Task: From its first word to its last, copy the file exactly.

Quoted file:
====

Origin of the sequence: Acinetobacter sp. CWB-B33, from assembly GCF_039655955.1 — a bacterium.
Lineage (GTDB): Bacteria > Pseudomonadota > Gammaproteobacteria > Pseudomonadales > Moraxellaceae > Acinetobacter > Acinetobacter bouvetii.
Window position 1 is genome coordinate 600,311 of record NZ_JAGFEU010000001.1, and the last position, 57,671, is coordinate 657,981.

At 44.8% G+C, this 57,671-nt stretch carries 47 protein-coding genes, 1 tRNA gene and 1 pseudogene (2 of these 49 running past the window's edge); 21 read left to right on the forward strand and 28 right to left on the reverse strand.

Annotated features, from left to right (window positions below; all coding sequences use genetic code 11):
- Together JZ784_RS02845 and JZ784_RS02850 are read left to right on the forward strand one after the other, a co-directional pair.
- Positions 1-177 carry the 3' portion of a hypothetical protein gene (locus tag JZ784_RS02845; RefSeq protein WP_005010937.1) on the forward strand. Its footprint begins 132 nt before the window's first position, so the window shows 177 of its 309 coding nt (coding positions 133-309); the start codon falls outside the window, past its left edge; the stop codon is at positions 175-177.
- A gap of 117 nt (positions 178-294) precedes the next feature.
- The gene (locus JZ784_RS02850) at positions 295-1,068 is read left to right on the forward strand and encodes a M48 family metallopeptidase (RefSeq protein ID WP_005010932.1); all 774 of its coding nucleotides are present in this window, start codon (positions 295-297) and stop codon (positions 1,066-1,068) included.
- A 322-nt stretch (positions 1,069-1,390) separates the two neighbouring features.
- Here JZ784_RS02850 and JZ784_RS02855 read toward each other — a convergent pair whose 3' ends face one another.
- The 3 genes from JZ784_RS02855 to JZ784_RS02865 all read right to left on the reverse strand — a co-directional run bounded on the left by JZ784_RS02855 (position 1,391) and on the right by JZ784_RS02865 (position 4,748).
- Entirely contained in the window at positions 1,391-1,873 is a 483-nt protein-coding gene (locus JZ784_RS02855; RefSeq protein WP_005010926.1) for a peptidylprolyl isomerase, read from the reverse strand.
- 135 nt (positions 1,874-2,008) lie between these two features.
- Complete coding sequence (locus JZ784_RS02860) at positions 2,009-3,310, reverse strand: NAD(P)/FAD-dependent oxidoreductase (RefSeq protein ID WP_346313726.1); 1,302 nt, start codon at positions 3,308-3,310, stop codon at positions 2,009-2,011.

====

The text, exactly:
Origin of the sequence: Acinetobacter sp. CWB-B33, from assembly GCF_039655955.1 — a bacterium.
Lineage (GTDB): Bacteria > Pseudomonadota > Gammaproteobacteria > Pseudomonadales > Moraxellaceae > Acinetobacter > Acinetobacter bouvetii.
Window position 1 is genome coordinate 600,311 of record NZ_JAGFEU010000001.1, and the last position, 57,671, is coordinate 657,981.

At 44.8% G+C, this 57,671-nt stretch carries 47 protein-coding genes, 1 tRNA gene and 1 pseudogene (2 of these 49 running past the window's edge); 21 read left to right on the forward strand and 28 right to left on the reverse strand.

Annotated features, from left to right (window positions below; all coding sequences use genetic code 11):
- Together JZ784_RS02845 and JZ784_RS02850 are read left to right on the forward strand one after the other, a co-directional pair.
- Positions 1-177 carry the 3' portion of a hypothetical protein gene (locus tag JZ784_RS02845; RefSeq protein WP_005010937.1) on the forward strand. Its footprint begins 132 nt before the window's first position, so the window shows 177 of its 309 coding nt (coding positions 133-309); the start codon falls outside the window, past its left edge; the stop codon is at positions 175-177.
- A gap of 117 nt (positions 178-294) precedes the next feature.
- The gene (locus JZ784_RS02850) at positions 295-1,068 is read left to right on the forward strand and encodes a M48 family metallopeptidase (RefSeq protein ID WP_005010932.1); all 774 of its coding nucleotides are present in this window, start codon (positions 295-297) and stop codon (positions 1,066-1,068) included.
- A 322-nt stretch (positions 1,069-1,390) separates the two neighbouring features.
- Here JZ784_RS02850 and JZ784_RS02855 read toward each other — a convergent pair whose 3' ends face one another.
- The 3 genes from JZ784_RS02855 to JZ784_RS02865 all read right to left on the reverse strand — a co-directional run bounded on the left by JZ784_RS02855 (position 1,391) and on the right by JZ784_RS02865 (position 4,748).
- Entirely contained in the window at positions 1,391-1,873 is a 483-nt protein-coding gene (locus JZ784_RS02855; RefSeq protein WP_005010926.1) for a peptidylprolyl isomerase, read from the reverse strand.
- 135 nt (positions 1,874-2,008) lie between these two features.
- Complete coding sequence (locus JZ784_RS02860) at positions 2,009-3,310, reverse strand: NAD(P)/FAD-dependent oxidoreductase (RefSeq protein ID WP_346313726.1); 1,302 nt, start codon at positions 3,308-3,310, stop codon at positions 2,009-2,011.